Thanks to NetGalley for the review copy.
Hot on the heels of the most appalling thing I’ve ever read, I have an absolutely stellar review for certainly the best NetGalley book I’ve ever read.
It’s not my normal fare. Straight lady fiction about first generation Americans is way outside of my wheelhouse. But I kept seeing the cover in the Popular Titles section, and it spoke to me. Damn, I am glad it did. This book ate me up and I loved every second of it.
I called it “Oprah’s Book Club shit” to my friend, but that’s only a shadow of what this book is. Oprah’s book club books are trying and failing to be this: A simply told story about the wonderful, terrible realities of life.
The novel follows main character Amina, first generation American daughter of East Indian immigrants as she deals with both her father’s aging, and her family’s past. I don’t want to talk too much about the plot because, even though it’s not a thriller by any means, it’s still full of little things a simple summary wouldn’t do justice.
The characters are so well developed that I just want to hang out with them. That’s one of the reasons I kept reading even though the subject matter of career angst and family drama tends not to hold my interest. But the machinery behind this books is amazingly well thought-out. According to the author’s thank you page, it took her ten years to write, and the time was well worth it. This is the least first-noveley first novel I have ever read. I’ve can name 10th novels that don’t flow as smoothly as The Sleepwalker’s Guide.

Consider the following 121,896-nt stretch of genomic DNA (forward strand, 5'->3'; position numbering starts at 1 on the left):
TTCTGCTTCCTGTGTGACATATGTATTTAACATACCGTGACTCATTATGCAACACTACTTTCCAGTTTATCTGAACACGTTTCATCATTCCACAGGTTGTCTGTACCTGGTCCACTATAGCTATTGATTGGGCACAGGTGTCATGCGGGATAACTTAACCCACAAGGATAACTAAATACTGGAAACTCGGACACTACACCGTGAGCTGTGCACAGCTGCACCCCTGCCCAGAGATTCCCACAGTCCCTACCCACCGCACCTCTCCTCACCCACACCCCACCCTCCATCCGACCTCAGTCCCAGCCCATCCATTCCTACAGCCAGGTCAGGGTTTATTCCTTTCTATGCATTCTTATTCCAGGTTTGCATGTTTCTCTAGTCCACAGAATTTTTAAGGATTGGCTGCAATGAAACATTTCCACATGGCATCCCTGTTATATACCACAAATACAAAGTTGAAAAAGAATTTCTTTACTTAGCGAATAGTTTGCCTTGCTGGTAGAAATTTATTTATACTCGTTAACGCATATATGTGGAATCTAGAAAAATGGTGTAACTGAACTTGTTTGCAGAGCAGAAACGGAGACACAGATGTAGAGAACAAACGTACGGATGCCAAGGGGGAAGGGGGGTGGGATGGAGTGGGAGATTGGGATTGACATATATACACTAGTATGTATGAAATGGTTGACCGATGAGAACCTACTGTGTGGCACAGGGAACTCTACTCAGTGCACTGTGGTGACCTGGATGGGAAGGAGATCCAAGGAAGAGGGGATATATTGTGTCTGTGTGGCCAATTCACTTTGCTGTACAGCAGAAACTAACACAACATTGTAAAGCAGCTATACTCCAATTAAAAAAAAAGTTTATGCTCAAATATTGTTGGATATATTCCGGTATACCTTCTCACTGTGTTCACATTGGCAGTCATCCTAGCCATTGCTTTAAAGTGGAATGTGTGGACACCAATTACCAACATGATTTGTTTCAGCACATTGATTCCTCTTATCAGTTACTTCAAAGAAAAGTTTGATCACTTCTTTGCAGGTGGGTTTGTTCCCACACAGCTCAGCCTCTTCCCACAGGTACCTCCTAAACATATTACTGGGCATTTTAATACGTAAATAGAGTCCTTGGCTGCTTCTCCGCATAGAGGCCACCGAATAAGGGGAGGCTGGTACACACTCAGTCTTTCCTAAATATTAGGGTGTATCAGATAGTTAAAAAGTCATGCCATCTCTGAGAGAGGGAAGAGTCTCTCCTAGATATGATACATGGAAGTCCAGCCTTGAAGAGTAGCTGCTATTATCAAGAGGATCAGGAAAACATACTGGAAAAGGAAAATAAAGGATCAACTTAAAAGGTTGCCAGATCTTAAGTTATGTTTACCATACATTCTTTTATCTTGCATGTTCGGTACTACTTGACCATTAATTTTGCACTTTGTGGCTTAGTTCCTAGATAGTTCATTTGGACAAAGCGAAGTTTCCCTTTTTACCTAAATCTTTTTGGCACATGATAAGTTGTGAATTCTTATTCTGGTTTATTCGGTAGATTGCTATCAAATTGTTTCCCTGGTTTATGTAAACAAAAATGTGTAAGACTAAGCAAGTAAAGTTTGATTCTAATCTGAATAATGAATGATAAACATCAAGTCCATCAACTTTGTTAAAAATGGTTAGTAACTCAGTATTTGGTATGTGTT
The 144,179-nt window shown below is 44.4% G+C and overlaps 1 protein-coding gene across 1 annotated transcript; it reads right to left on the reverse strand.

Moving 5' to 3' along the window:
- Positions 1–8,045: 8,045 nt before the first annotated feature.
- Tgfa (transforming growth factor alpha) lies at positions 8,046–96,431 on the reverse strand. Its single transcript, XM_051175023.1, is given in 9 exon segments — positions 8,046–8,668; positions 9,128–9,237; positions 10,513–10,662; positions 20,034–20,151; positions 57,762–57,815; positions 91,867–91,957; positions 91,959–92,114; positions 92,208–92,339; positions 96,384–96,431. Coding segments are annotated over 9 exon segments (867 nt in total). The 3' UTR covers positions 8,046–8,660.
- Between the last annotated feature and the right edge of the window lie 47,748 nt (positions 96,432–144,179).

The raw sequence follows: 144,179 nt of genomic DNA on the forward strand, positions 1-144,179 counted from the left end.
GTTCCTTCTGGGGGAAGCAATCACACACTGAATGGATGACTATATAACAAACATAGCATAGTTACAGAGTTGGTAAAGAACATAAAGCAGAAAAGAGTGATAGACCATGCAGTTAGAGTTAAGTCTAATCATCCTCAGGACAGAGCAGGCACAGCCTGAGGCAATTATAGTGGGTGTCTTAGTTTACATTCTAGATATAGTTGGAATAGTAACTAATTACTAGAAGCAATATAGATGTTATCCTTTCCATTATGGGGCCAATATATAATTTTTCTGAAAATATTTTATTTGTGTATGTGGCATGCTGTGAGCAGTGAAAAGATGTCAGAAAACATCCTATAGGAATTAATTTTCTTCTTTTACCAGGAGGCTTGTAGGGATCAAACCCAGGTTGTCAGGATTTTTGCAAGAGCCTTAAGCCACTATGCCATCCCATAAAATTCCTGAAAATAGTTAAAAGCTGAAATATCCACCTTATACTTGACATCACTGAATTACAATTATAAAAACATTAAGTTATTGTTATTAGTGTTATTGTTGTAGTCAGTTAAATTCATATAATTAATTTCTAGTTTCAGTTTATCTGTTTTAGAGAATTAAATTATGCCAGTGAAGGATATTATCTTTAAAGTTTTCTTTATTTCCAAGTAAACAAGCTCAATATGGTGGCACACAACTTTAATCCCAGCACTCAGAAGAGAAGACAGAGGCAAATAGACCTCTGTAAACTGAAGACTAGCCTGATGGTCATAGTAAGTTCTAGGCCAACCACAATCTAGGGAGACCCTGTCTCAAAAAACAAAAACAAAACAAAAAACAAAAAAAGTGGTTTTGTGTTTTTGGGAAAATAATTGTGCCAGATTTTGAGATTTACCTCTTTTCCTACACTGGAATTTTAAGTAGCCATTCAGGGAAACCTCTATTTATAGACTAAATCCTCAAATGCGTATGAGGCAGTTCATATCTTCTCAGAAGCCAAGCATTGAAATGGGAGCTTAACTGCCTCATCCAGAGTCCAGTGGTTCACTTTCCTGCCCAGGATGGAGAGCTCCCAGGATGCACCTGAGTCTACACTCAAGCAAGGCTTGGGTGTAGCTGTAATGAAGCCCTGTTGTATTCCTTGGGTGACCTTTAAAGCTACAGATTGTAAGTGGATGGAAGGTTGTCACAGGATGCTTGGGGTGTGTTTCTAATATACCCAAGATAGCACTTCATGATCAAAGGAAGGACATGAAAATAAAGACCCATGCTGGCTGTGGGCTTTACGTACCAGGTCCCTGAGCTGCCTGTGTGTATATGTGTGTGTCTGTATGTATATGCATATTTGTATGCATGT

There was a point when I could see the entire plot coming together, but not in the way it can do when the book is a cliche. In the way a dance comes together, for lack of a better word. All of the characters were so perfect, so human and real that it was a case study in how a thing can fall apart for 20 years and we might not see it until the very last night.
Anybody who has family secrets, anybody who’s ever sat across a dining table from someone and felt a million miles away, anybody who ever wanted to run away from it all, but went back instead should read this book. I fell in love with every character the way an aunt loves a favorite niece. Even when they were stupid or careless, I couldn’t stop loving them. I knew so deeply how they worked, why they couldn’t have done better if they’d tried. I only wish I could look at my own family members through the objective lense that this book lent me for it’s duration.
For all it’s drama and dour-seeming subject matter, The Sleepwalker’s Guide to Dancing was also an extremely life-affirming book. There are things you witness, that you do, that you can never take back. And yet life, in whatever form, will move on. Sometimes with you, sometimes without you. We’re all just doing the best we can with what we have, and even if it’s not enough for us, it’s enough for life. It’s enough to keep time moving onward, creating new and completely unexpected outcomes.
The Sleepwalkers Guide to Dancing comes out on July 1, 2014. It’s available for pre-order on Amazon now, and I honestly think it’s probably the only real quality book you’ll see on beach reading lists this summer.